risk of kidney problems or cause side effects
in the ears and other parts of the nervous
system (see section 4 of this leaflet).
• Are you taking other antibiotics called
cephalosporins? Taking cephalosporin
antibiotics at the same time as Colomycin
can increase the risk of kidney problems.
• Are you receiving muscle relaxant
medicines? These are most usually used
during a general anaesthetic so you should
make sure that you tell the anaesthetist that
you are having Colomycin before you have
an operation. Having a muscle relaxing drug
and Colomycin together can increase and
prolong the muscle relaxing effects.
• If you are likely to be given ether (a
substance sometimes used as an
anaesthetic) for any reason, please tell your
doctor that you are also being treated with
Colomycin.
Pregnancy and breast-feeding
Colomycin is not known to harm the unborn
child but, like all medicines, it will only be given
to a pregnant woman if it is really needed. If
you are pregnant, think you may be pregnant

or are planning to have a baby ask your doctor
for advice before taking this medicine.
Are you breast-feeding? Small amounts of
Colomycin enter the milk. If you cannot stop
breast-feeding while you take Colomycin, you
should watch your baby carefully for any signs
of illness and tell your doctor if you notice
anything wrong.
Driving and using machines
When Colomycin is given into a vein there may
be side effects such as dizziness, confusion or
problems with vision. If these occur, you should
not drive or operate machinery.
3. HOW TO USE COLOMYCIN

Depending on the reason it is being given (see
section 1 of this leaflet) Colomycin may be
given by fast injection (over 5 minutes into a
special kind of tube in a vein) or slow injection
(infusion over about 30 minutes) into a vein.
Colomycin can also be breathed into the lungs
as a fine spray made using a machine called a
nebuliser. The droplets of the spray produced
by the nebuliser are small enough to enter the
lungs so that Colomycin can reach the site of
the bacterial infection.
Always use Colomycin exactly as your doctor
has told you. Check with your doctor if you are
not sure.
For use in a nebuliser:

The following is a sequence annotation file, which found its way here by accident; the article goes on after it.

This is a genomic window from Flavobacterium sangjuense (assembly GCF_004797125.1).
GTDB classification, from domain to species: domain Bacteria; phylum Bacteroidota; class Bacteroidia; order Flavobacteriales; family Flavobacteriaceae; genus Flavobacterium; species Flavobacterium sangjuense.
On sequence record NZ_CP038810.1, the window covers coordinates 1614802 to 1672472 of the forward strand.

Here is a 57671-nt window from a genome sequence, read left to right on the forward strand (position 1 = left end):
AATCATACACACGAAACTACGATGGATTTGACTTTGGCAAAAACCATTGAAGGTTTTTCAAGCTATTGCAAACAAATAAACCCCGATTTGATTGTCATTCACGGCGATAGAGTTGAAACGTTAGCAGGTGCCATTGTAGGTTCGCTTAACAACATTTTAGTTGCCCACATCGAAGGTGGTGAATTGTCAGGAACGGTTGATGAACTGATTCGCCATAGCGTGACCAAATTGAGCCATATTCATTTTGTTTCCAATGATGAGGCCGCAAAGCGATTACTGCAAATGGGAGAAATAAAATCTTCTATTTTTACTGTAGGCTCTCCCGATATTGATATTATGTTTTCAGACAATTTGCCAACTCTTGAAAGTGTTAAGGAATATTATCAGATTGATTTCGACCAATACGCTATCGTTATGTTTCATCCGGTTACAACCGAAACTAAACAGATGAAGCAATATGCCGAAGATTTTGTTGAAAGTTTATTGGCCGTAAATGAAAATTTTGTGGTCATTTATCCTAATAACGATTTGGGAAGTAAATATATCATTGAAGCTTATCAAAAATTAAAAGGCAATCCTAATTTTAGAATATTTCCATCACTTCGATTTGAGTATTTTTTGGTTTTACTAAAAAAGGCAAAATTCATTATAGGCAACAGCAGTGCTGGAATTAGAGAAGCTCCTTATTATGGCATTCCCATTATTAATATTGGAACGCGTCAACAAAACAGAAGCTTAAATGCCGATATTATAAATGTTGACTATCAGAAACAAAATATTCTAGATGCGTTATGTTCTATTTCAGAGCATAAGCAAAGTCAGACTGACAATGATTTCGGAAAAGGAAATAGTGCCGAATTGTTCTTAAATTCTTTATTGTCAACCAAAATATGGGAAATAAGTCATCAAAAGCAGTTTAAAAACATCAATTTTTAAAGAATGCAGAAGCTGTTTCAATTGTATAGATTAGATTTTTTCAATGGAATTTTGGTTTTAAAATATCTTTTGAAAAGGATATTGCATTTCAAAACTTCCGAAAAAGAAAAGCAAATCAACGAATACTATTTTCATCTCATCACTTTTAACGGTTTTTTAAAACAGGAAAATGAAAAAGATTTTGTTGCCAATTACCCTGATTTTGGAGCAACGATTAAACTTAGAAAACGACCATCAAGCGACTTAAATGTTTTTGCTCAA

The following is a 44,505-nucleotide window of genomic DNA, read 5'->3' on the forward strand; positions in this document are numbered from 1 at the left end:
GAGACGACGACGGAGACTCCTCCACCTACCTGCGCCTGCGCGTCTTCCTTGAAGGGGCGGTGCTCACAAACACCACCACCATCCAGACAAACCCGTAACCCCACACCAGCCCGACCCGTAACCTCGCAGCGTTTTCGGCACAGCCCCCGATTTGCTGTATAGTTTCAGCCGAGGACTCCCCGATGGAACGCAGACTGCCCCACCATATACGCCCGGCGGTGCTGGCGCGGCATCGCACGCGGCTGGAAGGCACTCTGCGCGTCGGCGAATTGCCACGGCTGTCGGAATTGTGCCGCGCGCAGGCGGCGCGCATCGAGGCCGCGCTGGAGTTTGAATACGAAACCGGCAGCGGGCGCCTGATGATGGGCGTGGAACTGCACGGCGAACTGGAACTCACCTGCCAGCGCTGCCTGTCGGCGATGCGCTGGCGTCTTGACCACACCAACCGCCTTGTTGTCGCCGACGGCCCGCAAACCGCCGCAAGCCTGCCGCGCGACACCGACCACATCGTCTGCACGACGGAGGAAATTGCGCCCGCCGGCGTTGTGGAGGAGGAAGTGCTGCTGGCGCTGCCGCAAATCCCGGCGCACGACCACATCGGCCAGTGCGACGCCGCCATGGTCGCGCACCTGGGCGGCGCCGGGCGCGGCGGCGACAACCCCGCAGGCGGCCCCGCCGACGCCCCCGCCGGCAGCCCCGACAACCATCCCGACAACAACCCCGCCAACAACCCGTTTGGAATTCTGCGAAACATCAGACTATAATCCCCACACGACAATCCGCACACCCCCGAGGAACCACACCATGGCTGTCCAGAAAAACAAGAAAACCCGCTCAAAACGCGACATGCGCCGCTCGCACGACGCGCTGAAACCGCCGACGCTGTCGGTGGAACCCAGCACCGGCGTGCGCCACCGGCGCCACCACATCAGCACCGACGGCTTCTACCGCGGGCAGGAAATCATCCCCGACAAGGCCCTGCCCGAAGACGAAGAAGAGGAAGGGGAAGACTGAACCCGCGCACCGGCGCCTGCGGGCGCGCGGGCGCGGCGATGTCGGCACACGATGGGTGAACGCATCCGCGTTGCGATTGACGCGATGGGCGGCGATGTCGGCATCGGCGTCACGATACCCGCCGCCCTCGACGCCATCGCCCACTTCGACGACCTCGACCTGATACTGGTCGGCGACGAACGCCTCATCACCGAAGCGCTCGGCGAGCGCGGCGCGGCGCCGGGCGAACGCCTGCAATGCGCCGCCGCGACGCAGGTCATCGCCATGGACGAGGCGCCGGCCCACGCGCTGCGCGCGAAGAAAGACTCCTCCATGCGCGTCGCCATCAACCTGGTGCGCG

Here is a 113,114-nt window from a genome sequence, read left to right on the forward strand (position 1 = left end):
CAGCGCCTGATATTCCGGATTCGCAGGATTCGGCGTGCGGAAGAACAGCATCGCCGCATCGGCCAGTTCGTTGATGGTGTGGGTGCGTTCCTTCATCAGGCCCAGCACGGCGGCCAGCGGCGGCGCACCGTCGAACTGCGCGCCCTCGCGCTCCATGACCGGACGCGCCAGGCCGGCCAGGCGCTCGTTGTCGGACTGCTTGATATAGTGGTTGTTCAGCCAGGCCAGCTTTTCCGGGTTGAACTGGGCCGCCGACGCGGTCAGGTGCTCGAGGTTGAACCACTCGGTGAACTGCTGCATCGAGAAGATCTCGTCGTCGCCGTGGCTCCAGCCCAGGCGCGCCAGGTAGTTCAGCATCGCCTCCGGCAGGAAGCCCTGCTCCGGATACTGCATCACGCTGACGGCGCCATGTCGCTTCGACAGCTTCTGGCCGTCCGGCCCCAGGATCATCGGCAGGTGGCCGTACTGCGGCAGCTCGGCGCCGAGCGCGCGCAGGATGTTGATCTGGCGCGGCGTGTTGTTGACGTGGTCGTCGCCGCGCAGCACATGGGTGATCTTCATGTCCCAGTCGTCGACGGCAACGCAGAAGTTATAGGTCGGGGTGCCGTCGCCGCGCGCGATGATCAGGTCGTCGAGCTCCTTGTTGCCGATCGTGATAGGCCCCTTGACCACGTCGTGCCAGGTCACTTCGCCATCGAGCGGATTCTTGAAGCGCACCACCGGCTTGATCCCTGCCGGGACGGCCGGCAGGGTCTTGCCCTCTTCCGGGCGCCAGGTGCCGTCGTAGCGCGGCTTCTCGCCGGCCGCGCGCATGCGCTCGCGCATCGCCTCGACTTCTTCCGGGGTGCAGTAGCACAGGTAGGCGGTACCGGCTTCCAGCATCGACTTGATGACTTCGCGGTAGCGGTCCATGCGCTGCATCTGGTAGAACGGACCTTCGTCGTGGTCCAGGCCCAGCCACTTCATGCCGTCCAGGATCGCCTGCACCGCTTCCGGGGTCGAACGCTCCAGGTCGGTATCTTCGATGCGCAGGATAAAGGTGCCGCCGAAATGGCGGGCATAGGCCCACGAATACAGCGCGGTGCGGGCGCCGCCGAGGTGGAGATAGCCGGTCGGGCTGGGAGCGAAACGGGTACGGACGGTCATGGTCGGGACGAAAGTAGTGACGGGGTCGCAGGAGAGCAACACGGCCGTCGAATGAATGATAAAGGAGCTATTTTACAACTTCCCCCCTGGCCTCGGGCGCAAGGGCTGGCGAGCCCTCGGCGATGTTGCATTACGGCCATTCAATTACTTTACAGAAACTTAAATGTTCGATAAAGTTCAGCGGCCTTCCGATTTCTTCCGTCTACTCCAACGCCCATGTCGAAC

Dose
• When Colomycin is to be given by
inhalation using a nebuliser, the usual dose
for children under two years of age is
500,000 to one million units given twice a
day.
• In most older children and adults, the dose
is one or two million units twice a day, with
a maximum of two million units three times
a day.
Method of administration
If you are treating yourself at home, your
doctor or nurse will show you how to use
Colomycin in your nebuliser when you first
start the treatment. The following are general
instructions.
The plastic cap is flipped open and the foil seal
carefully ripped from around the top of the vial
to remove it completely. The rubber bung is
taken out carefully and sterile water or sterile
salt water (saline) is added to each vial to
dissolve the powder as follows:
1 million unit vial: 2ml sterile water / saline
2 million unit vial: 4ml sterile water / saline
The solution is then poured into the nebuliser.
IMPORTANT: Do not mix Colomycin with any
other product for nebulisation at the same
time.
For use by infusion or injection:
Dose
When Colomycin is being given into a vein to
treat serious infections (see section 1 of this
leaflet), the dose is chosen according to the
age of the person to be treated, their body
weight, how well their kidneys are working
and the type of infection that is being treated.
• The usual dose in children and adults
weighing up to 60 kg is 50,000 to 75,000
units for each kilogram of their body weight
each day. This dose is divided into three
doses given about 8 hours apart.
• The usual dose in people who weigh more
than 60 kg is 1 to 2 million units given three

times a day with doses about 8 hours apart.
The maximum dose is 6 million units in one
day.
Lower doses are usually needed for people with
kidney problems. This is because the usual
recommended dose can lead to high levels of